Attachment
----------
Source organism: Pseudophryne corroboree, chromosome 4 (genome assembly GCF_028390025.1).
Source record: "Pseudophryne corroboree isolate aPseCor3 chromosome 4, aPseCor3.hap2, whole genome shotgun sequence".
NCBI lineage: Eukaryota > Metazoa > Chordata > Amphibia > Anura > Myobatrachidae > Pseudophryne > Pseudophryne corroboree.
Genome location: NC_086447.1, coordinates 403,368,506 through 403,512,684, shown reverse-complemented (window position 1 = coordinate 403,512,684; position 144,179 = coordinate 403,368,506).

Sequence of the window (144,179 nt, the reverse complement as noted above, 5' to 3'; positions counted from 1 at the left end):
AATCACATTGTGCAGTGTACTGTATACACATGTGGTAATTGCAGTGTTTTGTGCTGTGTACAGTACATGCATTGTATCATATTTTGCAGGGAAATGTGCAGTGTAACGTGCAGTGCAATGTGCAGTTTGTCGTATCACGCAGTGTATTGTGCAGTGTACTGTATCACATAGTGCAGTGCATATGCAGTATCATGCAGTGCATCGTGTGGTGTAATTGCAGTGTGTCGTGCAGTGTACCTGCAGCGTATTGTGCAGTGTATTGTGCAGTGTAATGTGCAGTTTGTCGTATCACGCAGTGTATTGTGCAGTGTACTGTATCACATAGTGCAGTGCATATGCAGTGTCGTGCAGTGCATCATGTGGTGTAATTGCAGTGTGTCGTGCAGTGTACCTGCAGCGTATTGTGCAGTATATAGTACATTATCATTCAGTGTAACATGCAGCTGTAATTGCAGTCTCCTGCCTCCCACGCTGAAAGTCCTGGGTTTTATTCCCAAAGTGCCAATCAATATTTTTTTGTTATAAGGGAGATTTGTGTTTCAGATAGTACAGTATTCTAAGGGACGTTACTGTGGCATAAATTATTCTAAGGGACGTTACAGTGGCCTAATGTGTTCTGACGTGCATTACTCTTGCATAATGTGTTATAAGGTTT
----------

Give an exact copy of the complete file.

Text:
Source organism: Pseudophryne corroboree, chromosome 4 (genome assembly GCF_028390025.1).
Source record: "Pseudophryne corroboree isolate aPseCor3 chromosome 4, aPseCor3.hap2, whole genome shotgun sequence".
NCBI lineage: Eukaryota > Metazoa > Chordata > Amphibia > Anura > Myobatrachidae > Pseudophryne > Pseudophryne corroboree.
Genome location: NC_086447.1, coordinates 403,368,506 through 403,512,684, shown reverse-complemented (window position 1 = coordinate 403,512,684; position 144,179 = coordinate 403,368,506).

Sequence of the window (144,179 nt, the reverse complement as noted above, 5' to 3'; positions counted from 1 at the left end):
AATCACATTGTGCAGTGTACTGTATACACATGTGGTAATTGCAGTGTTTTGTGCTGTGTACAGTACATGCATTGTATCATATTTTGCAGGGAAATGTGCAGTGTAACGTGCAGTGCAATGTGCAGTTTGTCGTATCACGCAGTGTATTGTGCAGTGTACTGTATCACATAGTGCAGTGCATATGCAGTATCATGCAGTGCATCGTGTGGTGTAATTGCAGTGTGTCGTGCAGTGTACCTGCAGCGTATTGTGCAGTGTATTGTGCAGTGTAATGTGCAGTTTGTCGTATCACGCAGTGTATTGTGCAGTGTACTGTATCACATAGTGCAGTGCATATGCAGTGTCGTGCAGTGCATCATGTGGTGTAATTGCAGTGTGTCGTGCAGTGTACCTGCAGCGTATTGTGCAGTATATAGTACATTATCATTCAGTGTAACATGCAGCTGTAATTGCAGTCTCCTGCCTCCCACGCTGAAAGTCCTGGGTTTTATTCCCAAAGTGCCAATCAATATTTTTTTGTTATAAGGGAGATTTGTGTTTCAGATAGTACAGTATTCTAAGGGACGTTACTGTGGCATAAATTATTCTAAGGGACGTTACAGTGGCCTAATGTGTTCTGACGTGCATTACTCTTGCATAATGTGTTATAAGGTTT